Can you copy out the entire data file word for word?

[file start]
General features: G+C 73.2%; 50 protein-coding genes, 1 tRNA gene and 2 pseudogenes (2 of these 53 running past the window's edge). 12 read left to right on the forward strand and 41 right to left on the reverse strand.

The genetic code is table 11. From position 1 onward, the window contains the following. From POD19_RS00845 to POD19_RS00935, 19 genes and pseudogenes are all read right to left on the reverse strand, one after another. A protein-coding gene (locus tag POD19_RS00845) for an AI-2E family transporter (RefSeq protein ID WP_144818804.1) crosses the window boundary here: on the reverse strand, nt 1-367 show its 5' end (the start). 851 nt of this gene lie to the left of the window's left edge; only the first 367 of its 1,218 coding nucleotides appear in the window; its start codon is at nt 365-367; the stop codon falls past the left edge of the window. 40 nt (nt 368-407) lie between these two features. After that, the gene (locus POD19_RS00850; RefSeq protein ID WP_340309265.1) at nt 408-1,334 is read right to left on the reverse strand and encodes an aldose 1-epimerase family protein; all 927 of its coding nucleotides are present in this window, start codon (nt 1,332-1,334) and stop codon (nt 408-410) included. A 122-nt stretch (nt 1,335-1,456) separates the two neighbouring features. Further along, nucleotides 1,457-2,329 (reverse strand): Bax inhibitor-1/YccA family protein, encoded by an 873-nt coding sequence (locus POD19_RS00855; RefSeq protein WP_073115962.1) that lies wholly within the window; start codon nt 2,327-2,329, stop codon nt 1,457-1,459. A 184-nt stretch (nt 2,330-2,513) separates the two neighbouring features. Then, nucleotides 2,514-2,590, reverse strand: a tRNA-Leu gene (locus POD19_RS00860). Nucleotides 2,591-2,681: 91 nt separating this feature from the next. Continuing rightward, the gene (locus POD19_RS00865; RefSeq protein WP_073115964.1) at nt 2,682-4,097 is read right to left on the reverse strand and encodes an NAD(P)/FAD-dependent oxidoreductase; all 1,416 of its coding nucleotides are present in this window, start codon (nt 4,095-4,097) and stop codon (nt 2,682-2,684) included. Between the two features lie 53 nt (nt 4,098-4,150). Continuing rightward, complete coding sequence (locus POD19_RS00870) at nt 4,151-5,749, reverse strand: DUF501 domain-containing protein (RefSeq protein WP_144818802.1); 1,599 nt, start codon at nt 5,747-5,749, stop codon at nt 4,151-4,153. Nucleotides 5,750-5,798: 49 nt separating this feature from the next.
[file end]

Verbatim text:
General features: G+C 73.2%; 50 protein-coding genes, 1 tRNA gene and 2 pseudogenes (2 of these 53 running past the window's edge). 12 read left to right on the forward strand and 41 right to left on the reverse strand.

The genetic code is table 11. From position 1 onward, the window contains the following. From POD19_RS00845 to POD19_RS00935, 19 genes and pseudogenes are all read right to left on the reverse strand, one after another. A protein-coding gene (locus tag POD19_RS00845) for an AI-2E family transporter (RefSeq protein ID WP_144818804.1) crosses the window boundary here: on the reverse strand, nt 1-367 show its 5' end (the start). 851 nt of this gene lie to the left of the window's left edge; only the first 367 of its 1,218 coding nucleotides appear in the window; its start codon is at nt 365-367; the stop codon falls past the left edge of the window. 40 nt (nt 368-407) lie between these two features. After that, the gene (locus POD19_RS00850; RefSeq protein ID WP_340309265.1) at nt 408-1,334 is read right to left on the reverse strand and encodes an aldose 1-epimerase family protein; all 927 of its coding nucleotides are present in this window, start codon (nt 1,332-1,334) and stop codon (nt 408-410) included. A 122-nt stretch (nt 1,335-1,456) separates the two neighbouring features. Further along, nucleotides 1,457-2,329 (reverse strand): Bax inhibitor-1/YccA family protein, encoded by an 873-nt coding sequence (locus POD19_RS00855; RefSeq protein WP_073115962.1) that lies wholly within the window; start codon nt 2,327-2,329, stop codon nt 1,457-1,459. A 184-nt stretch (nt 2,330-2,513) separates the two neighbouring features. Then, nucleotides 2,514-2,590, reverse strand: a tRNA-Leu gene (locus POD19_RS00860). Nucleotides 2,591-2,681: 91 nt separating this feature from the next. Continuing rightward, the gene (locus POD19_RS00865; RefSeq protein WP_073115964.1) at nt 2,682-4,097 is read right to left on the reverse strand and encodes an NAD(P)/FAD-dependent oxidoreductase; all 1,416 of its coding nucleotides are present in this window, start codon (nt 4,095-4,097) and stop codon (nt 2,682-2,684) included. Between the two features lie 53 nt (nt 4,098-4,150). Continuing rightward, complete coding sequence (locus POD19_RS00870) at nt 4,151-5,749, reverse strand: DUF501 domain-containing protein (RefSeq protein WP_144818802.1); 1,599 nt, start codon at nt 5,747-5,749, stop codon at nt 4,151-4,153. Nucleotides 5,750-5,798: 49 nt separating this feature from the next.